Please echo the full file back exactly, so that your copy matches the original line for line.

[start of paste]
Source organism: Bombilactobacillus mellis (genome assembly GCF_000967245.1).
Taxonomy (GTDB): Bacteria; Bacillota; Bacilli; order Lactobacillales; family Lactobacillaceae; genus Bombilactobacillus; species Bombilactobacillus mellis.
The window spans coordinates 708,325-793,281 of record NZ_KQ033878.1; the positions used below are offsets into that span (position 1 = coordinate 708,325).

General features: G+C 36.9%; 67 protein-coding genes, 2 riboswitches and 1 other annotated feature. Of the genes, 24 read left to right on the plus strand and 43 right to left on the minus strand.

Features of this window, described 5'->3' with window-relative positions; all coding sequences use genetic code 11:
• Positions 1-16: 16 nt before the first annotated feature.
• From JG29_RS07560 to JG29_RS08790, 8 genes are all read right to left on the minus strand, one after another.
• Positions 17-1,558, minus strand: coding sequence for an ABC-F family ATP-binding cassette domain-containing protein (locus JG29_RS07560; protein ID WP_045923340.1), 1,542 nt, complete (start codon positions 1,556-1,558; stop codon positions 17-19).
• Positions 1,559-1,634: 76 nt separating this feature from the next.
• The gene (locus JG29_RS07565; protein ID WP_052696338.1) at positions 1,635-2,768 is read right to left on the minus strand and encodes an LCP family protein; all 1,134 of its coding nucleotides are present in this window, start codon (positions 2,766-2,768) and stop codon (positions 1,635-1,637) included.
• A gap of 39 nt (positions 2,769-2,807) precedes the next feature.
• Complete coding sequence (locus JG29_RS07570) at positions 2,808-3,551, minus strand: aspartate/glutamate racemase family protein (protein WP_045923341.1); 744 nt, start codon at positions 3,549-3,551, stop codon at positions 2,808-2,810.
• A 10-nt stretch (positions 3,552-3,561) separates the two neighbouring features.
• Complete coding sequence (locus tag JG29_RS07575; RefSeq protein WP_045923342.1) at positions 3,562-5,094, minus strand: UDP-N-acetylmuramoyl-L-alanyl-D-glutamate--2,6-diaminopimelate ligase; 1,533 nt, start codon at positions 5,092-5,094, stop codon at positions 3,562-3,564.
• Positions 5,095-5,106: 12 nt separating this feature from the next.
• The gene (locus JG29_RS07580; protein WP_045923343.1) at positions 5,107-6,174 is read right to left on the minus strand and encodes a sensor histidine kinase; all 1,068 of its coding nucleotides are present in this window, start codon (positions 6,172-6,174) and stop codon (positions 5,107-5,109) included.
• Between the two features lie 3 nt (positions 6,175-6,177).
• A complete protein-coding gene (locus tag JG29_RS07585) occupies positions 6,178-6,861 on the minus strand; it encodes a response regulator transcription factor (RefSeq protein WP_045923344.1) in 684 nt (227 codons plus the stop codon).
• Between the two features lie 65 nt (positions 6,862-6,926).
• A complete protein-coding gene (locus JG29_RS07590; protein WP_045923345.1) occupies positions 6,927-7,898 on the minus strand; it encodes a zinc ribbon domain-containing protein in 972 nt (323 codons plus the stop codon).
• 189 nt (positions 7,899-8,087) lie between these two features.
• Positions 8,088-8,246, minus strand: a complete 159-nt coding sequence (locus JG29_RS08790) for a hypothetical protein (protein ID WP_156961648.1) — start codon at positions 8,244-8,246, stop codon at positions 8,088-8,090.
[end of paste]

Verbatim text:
Source organism: Bombilactobacillus mellis (genome assembly GCF_000967245.1).
Taxonomy (GTDB): Bacteria; Bacillota; Bacilli; order Lactobacillales; family Lactobacillaceae; genus Bombilactobacillus; species Bombilactobacillus mellis.
The window spans coordinates 708,325-793,281 of record NZ_KQ033878.1; the positions used below are offsets into that span (position 1 = coordinate 708,325).

General features: G+C 36.9%; 67 protein-coding genes, 2 riboswitches and 1 other annotated feature. Of the genes, 24 read left to right on the plus strand and 43 right to left on the minus strand.

Features of this window, described 5'->3' with window-relative positions; all coding sequences use genetic code 11:
• Positions 1-16: 16 nt before the first annotated feature.
• From JG29_RS07560 to JG29_RS08790, 8 genes are all read right to left on the minus strand, one after another.
• Positions 17-1,558, minus strand: coding sequence for an ABC-F family ATP-binding cassette domain-containing protein (locus JG29_RS07560; protein ID WP_045923340.1), 1,542 nt, complete (start codon positions 1,556-1,558; stop codon positions 17-19).
• Positions 1,559-1,634: 76 nt separating this feature from the next.
• The gene (locus JG29_RS07565; protein ID WP_052696338.1) at positions 1,635-2,768 is read right to left on the minus strand and encodes an LCP family protein; all 1,134 of its coding nucleotides are present in this window, start codon (positions 2,766-2,768) and stop codon (positions 1,635-1,637) included.
• A gap of 39 nt (positions 2,769-2,807) precedes the next feature.
• Complete coding sequence (locus JG29_RS07570) at positions 2,808-3,551, minus strand: aspartate/glutamate racemase family protein (protein WP_045923341.1); 744 nt, start codon at positions 3,549-3,551, stop codon at positions 2,808-2,810.
• A 10-nt stretch (positions 3,552-3,561) separates the two neighbouring features.
• Complete coding sequence (locus tag JG29_RS07575; RefSeq protein WP_045923342.1) at positions 3,562-5,094, minus strand: UDP-N-acetylmuramoyl-L-alanyl-D-glutamate--2,6-diaminopimelate ligase; 1,533 nt, start codon at positions 5,092-5,094, stop codon at positions 3,562-3,564.
• Positions 5,095-5,106: 12 nt separating this feature from the next.
• The gene (locus JG29_RS07580; protein WP_045923343.1) at positions 5,107-6,174 is read right to left on the minus strand and encodes a sensor histidine kinase; all 1,068 of its coding nucleotides are present in this window, start codon (positions 6,172-6,174) and stop codon (positions 5,107-5,109) included.
• Between the two features lie 3 nt (positions 6,175-6,177).
• A complete protein-coding gene (locus tag JG29_RS07585) occupies positions 6,178-6,861 on the minus strand; it encodes a response regulator transcription factor (RefSeq protein WP_045923344.1) in 684 nt (227 codons plus the stop codon).
• Between the two features lie 65 nt (positions 6,862-6,926).
• A complete protein-coding gene (locus JG29_RS07590; protein WP_045923345.1) occupies positions 6,927-7,898 on the minus strand; it encodes a zinc ribbon domain-containing protein in 972 nt (323 codons plus the stop codon).
• 189 nt (positions 7,899-8,087) lie between these two features.
• Positions 8,088-8,246, minus strand: a complete 159-nt coding sequence (locus JG29_RS08790) for a hypothetical protein (protein ID WP_156961648.1) — start codon at positions 8,244-8,246, stop codon at positions 8,088-8,090.